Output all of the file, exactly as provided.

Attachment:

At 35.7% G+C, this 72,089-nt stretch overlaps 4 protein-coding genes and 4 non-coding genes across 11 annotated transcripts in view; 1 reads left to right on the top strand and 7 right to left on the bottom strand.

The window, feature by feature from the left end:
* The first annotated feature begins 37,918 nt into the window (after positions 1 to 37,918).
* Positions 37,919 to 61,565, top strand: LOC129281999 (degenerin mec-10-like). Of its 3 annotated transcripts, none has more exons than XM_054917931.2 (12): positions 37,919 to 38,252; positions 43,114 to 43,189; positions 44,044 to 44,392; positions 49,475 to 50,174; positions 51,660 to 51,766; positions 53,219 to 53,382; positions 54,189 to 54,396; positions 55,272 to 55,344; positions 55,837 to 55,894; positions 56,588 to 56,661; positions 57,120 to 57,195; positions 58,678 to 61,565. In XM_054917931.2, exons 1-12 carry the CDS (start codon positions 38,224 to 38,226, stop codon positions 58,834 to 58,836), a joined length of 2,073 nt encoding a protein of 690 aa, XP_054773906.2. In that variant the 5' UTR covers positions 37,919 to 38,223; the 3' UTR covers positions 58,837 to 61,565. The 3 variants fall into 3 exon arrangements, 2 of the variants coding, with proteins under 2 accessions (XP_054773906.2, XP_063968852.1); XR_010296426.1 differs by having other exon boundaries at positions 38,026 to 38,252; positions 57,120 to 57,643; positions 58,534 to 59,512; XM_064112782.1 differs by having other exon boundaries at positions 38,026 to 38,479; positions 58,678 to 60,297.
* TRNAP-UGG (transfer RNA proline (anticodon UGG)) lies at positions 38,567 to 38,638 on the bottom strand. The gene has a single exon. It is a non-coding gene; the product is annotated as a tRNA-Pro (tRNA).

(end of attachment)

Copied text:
At 35.7% G+C, this 72,089-nt stretch overlaps 4 protein-coding genes and 4 non-coding genes across 11 annotated transcripts in view; 1 reads left to right on the top strand and 7 right to left on the bottom strand.

The window, feature by feature from the left end:
* The first annotated feature begins 37,918 nt into the window (after positions 1 to 37,918).
* Positions 37,919 to 61,565, top strand: LOC129281999 (degenerin mec-10-like). Of its 3 annotated transcripts, none has more exons than XM_054917931.2 (12): positions 37,919 to 38,252; positions 43,114 to 43,189; positions 44,044 to 44,392; positions 49,475 to 50,174; positions 51,660 to 51,766; positions 53,219 to 53,382; positions 54,189 to 54,396; positions 55,272 to 55,344; positions 55,837 to 55,894; positions 56,588 to 56,661; positions 57,120 to 57,195; positions 58,678 to 61,565. In XM_054917931.2, exons 1-12 carry the CDS (start codon positions 38,224 to 38,226, stop codon positions 58,834 to 58,836), a joined length of 2,073 nt encoding a protein of 690 aa, XP_054773906.2. In that variant the 5' UTR covers positions 37,919 to 38,223; the 3' UTR covers positions 58,837 to 61,565. The 3 variants fall into 3 exon arrangements, 2 of the variants coding, with proteins under 2 accessions (XP_054773906.2, XP_063968852.1); XR_010296426.1 differs by having other exon boundaries at positions 38,026 to 38,252; positions 57,120 to 57,643; positions 58,534 to 59,512; XM_064112782.1 differs by having other exon boundaries at positions 38,026 to 38,479; positions 58,678 to 60,297.
* TRNAP-UGG (transfer RNA proline (anticodon UGG)) lies at positions 38,567 to 38,638 on the bottom strand. The gene has a single exon. It is a non-coding gene; the product is annotated as a tRNA-Pro (tRNA).